7 local Mass. officers honored for valor
By HILLARY CHABOT, Sun Statehouse Bureau
BOSTON- Tewksbury Police Officer Brian O'Neill, still recovering from a gunshot to the thigh last March, stood tall as he accepted a Medal of Valor from Lt. Gov. Kerry Healey yesterday.
His partner, Douglas Pratt, was next to him in the House chambers of the Statehouse. Both stared straight ahead as Healey draped a red, white and blue ribbon holding the medal around their necks.
"I'm very honored and humbled to be here," said O'Neill, who returned to work in June but has remained on light duty. "Everyone on the scene did an excellent job."
The two were honored at the 23rd Annual Trooper George L. Hanna Memorial Awards for bravery for their actions during an arrest last spring. It is the highest medal a Massachusetts police officer can receive.
The officers chased Joseph Croteau into Billerica after he allegedly held up a gas station in Tewksbury and stole a car. Croteau crashed into a utility poll and ran away.
O'Neill tackled Croteau, but during the struggle Croteau allegedly grabbed O'Neill's gun and shot him in the thigh. Pratt wrestled the gun away, and they were able to place Croteau under arrest.
Pratt, 34, said he was a little nervous before the ceremony, but very humbled.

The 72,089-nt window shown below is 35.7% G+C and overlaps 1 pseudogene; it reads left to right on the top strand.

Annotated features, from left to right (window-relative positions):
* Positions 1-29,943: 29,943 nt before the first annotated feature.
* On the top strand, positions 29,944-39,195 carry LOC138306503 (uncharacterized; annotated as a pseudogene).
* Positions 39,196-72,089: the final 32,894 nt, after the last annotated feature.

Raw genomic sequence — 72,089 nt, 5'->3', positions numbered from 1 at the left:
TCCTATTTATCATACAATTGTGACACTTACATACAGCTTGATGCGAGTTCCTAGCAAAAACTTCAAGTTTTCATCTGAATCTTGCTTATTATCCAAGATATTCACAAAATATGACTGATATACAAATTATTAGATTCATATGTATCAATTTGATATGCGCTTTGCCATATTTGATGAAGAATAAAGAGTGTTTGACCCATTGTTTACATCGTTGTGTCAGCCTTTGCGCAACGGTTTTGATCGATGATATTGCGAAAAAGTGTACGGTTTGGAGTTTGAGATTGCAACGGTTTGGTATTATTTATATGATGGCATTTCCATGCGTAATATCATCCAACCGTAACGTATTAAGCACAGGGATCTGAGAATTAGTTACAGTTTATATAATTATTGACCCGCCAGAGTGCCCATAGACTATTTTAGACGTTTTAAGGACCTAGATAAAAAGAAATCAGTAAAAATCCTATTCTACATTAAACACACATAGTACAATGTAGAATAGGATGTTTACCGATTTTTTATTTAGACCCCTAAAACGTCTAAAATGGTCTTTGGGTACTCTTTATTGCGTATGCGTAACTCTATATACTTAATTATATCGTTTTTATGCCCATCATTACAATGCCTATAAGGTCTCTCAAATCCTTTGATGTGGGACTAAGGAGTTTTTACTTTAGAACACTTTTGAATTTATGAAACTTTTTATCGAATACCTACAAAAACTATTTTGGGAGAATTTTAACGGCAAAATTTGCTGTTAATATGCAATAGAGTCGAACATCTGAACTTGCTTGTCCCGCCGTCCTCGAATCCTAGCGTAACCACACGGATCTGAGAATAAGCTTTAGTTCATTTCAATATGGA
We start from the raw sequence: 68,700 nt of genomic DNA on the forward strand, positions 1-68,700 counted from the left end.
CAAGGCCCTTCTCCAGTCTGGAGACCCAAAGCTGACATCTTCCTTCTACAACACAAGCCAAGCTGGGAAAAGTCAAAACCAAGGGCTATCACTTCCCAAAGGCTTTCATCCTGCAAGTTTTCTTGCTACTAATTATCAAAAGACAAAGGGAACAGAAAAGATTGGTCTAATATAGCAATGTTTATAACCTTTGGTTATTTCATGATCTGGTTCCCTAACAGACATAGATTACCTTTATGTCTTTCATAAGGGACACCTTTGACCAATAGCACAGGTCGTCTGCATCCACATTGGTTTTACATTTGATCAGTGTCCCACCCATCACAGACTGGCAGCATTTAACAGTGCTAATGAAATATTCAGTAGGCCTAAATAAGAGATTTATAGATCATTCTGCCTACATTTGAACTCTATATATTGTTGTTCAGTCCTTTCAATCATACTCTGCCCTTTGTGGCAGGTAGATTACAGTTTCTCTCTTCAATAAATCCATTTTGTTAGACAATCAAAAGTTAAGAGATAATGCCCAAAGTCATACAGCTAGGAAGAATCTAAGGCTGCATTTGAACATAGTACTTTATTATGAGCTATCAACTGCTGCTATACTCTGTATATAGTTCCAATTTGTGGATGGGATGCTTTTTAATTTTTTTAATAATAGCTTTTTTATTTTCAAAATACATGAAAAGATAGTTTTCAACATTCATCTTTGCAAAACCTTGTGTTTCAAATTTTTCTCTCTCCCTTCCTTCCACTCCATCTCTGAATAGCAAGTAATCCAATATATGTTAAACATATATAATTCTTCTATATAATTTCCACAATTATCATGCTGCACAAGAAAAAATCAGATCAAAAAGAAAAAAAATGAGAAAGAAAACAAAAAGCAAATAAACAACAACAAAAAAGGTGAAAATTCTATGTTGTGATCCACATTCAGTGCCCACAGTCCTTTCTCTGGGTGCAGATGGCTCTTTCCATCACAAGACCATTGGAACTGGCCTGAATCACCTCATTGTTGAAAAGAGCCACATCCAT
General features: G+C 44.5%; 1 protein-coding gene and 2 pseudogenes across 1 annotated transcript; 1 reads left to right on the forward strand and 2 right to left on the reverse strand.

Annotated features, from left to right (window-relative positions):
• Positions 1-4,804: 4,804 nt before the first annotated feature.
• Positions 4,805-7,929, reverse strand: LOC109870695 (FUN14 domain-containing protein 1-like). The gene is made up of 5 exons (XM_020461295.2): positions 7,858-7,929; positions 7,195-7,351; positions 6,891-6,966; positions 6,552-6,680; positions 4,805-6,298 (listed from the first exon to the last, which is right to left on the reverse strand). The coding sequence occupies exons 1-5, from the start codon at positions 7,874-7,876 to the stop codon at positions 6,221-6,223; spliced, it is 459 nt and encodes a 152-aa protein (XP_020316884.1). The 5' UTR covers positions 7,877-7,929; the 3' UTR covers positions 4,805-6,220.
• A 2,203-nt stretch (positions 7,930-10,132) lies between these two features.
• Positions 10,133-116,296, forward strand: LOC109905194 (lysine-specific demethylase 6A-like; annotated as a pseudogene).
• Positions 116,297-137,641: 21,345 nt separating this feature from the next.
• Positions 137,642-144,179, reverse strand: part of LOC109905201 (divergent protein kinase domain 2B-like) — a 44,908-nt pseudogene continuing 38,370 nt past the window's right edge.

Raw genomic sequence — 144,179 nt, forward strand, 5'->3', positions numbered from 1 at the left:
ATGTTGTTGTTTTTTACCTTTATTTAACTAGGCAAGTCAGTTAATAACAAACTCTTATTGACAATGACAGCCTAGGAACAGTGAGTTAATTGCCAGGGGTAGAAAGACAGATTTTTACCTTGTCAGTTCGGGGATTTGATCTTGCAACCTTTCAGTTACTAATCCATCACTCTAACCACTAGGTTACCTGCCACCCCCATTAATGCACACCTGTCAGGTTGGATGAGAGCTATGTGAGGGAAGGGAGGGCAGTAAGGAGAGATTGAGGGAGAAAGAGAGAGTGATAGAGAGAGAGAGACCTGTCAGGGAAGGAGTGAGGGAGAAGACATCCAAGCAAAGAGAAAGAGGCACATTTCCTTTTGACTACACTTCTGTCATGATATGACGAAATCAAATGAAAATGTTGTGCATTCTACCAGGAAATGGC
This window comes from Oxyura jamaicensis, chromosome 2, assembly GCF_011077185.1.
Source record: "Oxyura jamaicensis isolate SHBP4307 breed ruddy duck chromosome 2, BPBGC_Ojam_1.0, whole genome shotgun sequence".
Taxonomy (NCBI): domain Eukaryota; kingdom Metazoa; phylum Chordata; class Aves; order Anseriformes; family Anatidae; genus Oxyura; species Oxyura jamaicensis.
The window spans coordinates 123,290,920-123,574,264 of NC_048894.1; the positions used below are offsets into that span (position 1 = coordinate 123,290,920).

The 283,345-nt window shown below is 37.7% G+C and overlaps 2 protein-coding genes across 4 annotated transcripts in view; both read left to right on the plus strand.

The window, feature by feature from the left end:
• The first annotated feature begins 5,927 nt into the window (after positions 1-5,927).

"It's great to get an honor like this for a job we're supposed to do," Pratt said.
O'Neill has not been able to work with his partner since the incident, but said he's been going to physical therapy and working so that he can be back on the street.
Tewksbury Police Chief Al Donovan and other officers gave O'Neill and Pratt a standing ovation when they received their awards. He said he's very proud of the officers.
"It was a very traumatic event and they did what they had to do -- they took a bad guy off the streets," Donovan said.
Donovan said desk duty has been frustrating for O'Neill, but they're supporting him.
"He's a very athletic and energetic person. It's been tough for him not to get more involved, but we don't want to push (his recovery)," Donovan said.
Other police officers honored yesterday were Burlington Officer Timothy McDonough, Chelmsford Sgt. Paul Cooper, Dracut Lt. Stephen Chaput, Lowell Officer James Fay and Concord Sgt. Roy Mulcahy for their work with the Northeast Law Enforcement Council SWAT team.
On Aug. 14, 2005, the officers stormed the Pepperell home of Nicholas Litchfield as he held his mother and his girlfriend at gunpoint. Litchfield, then 20, repeatedly shot at police during the five-hour standoff, and officers finally shot tear gas into the home and arrested him without injuring the women.
Healey commended the police officers for their bravery.
"We thank you for the sacrifices you make on our behalf," she said. "You are the very cornerstone on which our society is built."
The awards are named after State Trooper George L. Hanna, who died after he was shot in the line of duty in 1983.
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